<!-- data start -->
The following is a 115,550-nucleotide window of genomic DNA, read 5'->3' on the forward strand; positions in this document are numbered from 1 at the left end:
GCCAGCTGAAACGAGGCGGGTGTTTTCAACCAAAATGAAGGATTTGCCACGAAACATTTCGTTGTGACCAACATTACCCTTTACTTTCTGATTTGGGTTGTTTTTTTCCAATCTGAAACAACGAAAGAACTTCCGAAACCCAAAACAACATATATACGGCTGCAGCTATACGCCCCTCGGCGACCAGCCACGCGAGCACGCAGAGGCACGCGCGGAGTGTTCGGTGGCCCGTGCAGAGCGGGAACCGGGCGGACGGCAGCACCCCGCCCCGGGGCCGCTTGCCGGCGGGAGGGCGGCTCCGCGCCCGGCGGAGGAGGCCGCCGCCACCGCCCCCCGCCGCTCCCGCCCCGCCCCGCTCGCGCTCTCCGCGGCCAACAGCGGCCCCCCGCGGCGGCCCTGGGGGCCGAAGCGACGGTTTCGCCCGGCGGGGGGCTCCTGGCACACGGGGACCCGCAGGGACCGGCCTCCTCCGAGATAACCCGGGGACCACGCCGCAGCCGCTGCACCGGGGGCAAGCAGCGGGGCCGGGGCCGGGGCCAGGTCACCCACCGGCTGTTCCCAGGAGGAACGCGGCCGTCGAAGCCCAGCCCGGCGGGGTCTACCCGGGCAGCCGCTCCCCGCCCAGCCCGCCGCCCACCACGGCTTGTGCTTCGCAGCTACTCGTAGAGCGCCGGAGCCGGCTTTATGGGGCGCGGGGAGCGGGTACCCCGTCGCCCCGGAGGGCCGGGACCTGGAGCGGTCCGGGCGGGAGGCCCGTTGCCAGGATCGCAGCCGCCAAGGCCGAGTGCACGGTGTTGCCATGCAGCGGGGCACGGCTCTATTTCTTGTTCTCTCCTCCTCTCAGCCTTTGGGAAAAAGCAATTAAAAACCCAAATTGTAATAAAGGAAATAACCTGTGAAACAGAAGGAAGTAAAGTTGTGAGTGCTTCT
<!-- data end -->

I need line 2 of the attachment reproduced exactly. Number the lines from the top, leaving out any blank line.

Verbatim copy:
GCCAGCTGAAACGAGGCGGGTGTTTTCAACCAAAATGAAGGATTTGCCACGAAACATTTCGTTGTGACCAACATTACCCTTTACTTTCTGATTTGGGTTGTTTTTTTCCAATCTGAAACAACGAAAGAACTTCCGAAACCCAAAACAACATATATACGGCTGCAGCTATACGCCCCTCGGCGACCAGCCACGCGAGCACGCAGAGGCACGCGCGGAGTGTTCGGTGGCCCGTGCAGAGCGGGAACCGGGCGGACGGCAGCACCCCGCCCCGGGGCCGCTTGCCGGCGGGAGGGCGGCTCCGCGCCCGGCGGAGGAGGCCGCCGCCACCGCCCCCCGCCGCTCCCGCCCCGCCCCGCTCGCGCTCTCCGCGGCCAACAGCGGCCCCCCGCGGCGGCCCTGGGGGCCGAAGCGACGGTTTCGCCCGGCGGGGGGCTCCTGGCACACGGGGACCCGCAGGGACCGGCCTCCTCCGAGATAACCCGGGGACCACGCCGCAGCCGCTGCACCGGGGGCAAGCAGCGGGGCCGGGGCCGGGGCCAGGTCACCCACCGGCTGTTCCCAGGAGGAACGCGGCCGTCGAAGCCCAGCCCGGCGGGGTCTACCCGGGCAGCCGCTCCCCGCCCAGCCCGCCGCCCACCACGGCTTGTGCTTCGCAGCTACTCGTAGAGCGCCGGAGCCGGCTTTATGGGGCGCGGGGAGCGGGTACCCCGTCGCCCCGGAGGGCCGGGACCTGGAGCGGTCCGGGCGGGAGGCCCGTTGCCAGGATCGCAGCCGCCAAGGCCGAGTGCACGGTGTTGCCATGCAGCGGGGCACGGCTCTATTTCTTGTTCTCTCCTCCTCTCAGCCTTTGGGAAAAAGCAATTAAAAACCCAAATTGTAATAAAGGAAATAACCTGTGAAACAGAAGGAAGTAAAGTTGTGAGTGCTTCT